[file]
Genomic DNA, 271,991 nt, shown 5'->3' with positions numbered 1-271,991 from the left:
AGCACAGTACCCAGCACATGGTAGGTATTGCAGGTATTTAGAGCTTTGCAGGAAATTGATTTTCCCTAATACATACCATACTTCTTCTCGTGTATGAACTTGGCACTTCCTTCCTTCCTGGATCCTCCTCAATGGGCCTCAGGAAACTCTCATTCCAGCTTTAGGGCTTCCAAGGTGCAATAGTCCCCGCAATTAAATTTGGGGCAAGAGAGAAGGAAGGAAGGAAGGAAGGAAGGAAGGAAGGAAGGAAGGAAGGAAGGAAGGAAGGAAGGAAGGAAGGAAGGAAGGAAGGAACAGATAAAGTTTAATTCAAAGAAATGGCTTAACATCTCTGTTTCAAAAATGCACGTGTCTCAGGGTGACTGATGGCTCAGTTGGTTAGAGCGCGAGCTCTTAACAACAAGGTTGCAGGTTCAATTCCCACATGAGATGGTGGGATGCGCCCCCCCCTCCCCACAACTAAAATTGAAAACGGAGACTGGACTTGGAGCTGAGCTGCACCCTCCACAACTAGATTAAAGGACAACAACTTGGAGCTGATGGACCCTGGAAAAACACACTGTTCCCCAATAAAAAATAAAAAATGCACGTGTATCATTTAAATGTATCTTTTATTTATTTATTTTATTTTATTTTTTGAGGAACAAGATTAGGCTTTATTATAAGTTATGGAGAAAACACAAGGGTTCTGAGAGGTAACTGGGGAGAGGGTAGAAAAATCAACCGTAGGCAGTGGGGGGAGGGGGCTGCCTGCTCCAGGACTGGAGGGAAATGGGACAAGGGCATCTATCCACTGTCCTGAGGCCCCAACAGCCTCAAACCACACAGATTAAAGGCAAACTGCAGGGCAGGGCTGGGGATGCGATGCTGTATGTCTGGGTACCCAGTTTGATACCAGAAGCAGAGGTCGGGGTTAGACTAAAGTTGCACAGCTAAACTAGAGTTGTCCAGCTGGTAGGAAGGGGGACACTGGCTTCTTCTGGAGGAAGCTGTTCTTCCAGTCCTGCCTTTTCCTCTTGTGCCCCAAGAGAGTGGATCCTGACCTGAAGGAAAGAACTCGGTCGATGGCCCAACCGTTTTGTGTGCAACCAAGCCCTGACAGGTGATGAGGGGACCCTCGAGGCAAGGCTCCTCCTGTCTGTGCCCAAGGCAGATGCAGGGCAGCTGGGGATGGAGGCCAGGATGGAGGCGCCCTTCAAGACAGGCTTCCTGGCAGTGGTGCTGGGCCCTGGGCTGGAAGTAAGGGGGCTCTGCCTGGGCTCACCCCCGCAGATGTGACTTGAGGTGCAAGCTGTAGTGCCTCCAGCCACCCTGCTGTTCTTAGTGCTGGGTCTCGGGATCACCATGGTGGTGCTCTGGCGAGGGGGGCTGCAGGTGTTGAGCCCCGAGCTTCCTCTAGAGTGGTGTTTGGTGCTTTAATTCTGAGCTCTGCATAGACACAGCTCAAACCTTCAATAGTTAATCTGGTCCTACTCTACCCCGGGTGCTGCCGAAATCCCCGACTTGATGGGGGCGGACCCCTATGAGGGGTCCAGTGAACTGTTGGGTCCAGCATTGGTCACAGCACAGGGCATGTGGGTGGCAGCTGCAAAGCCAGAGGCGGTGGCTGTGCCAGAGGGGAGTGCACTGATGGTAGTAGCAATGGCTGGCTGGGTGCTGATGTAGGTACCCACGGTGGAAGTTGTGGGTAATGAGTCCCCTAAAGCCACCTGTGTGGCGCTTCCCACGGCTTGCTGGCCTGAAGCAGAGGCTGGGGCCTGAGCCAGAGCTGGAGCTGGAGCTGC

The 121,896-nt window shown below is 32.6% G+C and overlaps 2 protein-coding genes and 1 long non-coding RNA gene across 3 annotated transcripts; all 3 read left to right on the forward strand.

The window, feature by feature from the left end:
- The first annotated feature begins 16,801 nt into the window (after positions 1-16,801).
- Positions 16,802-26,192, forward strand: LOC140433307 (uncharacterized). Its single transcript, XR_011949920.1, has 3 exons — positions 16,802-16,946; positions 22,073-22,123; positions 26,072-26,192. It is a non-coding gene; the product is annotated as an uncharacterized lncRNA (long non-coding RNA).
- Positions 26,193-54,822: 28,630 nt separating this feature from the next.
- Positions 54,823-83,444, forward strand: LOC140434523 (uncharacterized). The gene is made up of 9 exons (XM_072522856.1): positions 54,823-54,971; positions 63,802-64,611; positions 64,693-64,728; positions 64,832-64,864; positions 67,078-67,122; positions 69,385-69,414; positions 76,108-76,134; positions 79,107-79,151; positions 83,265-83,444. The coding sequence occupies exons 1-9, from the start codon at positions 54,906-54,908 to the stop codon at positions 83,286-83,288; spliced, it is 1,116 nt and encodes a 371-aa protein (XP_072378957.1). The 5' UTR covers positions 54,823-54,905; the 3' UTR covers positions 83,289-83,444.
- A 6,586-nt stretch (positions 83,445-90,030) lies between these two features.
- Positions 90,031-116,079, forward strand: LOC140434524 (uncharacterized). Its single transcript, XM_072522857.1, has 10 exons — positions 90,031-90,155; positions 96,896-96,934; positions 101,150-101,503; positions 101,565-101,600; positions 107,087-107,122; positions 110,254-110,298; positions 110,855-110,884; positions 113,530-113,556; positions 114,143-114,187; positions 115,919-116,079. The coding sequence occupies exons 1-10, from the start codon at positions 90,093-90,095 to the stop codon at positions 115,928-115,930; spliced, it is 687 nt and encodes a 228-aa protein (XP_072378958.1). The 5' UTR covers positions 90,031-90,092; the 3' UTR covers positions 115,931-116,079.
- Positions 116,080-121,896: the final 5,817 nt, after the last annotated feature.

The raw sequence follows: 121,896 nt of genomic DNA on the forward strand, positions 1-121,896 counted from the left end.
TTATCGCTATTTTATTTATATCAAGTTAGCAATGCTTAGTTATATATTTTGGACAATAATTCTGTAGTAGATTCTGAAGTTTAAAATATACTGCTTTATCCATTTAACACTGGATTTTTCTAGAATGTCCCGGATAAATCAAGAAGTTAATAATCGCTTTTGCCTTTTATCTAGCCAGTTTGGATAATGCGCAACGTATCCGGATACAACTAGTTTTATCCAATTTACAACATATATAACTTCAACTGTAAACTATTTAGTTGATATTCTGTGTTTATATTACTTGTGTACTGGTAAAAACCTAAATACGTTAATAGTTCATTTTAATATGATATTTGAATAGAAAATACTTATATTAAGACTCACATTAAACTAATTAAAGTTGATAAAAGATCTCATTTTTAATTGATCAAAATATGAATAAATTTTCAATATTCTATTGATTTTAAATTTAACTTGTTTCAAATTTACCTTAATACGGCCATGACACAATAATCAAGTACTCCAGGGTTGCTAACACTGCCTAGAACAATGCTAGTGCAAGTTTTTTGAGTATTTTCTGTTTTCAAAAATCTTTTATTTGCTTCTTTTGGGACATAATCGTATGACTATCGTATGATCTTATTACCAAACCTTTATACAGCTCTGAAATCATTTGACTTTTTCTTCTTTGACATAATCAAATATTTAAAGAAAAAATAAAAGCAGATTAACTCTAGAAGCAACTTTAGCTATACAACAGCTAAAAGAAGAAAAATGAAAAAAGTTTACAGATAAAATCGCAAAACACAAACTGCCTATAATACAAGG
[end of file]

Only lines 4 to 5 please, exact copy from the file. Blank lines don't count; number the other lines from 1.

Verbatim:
The window, feature by feature from the left end:
- The first annotated feature begins 16,801 nt into the window (after positions 1-16,801).